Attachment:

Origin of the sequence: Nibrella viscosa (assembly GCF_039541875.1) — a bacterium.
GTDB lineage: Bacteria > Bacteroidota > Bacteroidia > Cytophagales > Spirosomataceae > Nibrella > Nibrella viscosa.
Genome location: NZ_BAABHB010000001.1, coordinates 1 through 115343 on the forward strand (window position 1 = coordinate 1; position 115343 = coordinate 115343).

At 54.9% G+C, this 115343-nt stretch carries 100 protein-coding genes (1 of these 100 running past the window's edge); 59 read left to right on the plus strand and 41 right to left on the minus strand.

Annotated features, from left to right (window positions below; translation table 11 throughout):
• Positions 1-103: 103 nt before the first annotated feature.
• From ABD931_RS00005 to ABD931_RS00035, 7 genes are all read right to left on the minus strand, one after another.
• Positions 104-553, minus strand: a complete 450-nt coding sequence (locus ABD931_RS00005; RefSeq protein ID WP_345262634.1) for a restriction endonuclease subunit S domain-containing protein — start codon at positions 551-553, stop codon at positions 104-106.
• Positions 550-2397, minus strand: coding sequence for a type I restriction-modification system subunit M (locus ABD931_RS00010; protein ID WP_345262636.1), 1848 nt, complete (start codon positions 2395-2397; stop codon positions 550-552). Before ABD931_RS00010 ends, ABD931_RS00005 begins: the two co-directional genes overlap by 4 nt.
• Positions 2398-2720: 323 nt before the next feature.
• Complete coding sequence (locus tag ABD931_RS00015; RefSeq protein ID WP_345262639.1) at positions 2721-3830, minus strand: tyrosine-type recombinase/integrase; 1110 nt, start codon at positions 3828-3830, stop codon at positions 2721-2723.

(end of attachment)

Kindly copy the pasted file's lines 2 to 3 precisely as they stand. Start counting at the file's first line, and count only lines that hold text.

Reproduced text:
GTDB lineage: Bacteria > Bacteroidota > Bacteroidia > Cytophagales > Spirosomataceae > Nibrella > Nibrella viscosa.
Genome location: NZ_BAABHB010000001.1, coordinates 1 through 115343 on the forward strand (window position 1 = coordinate 1; position 115343 = coordinate 115343).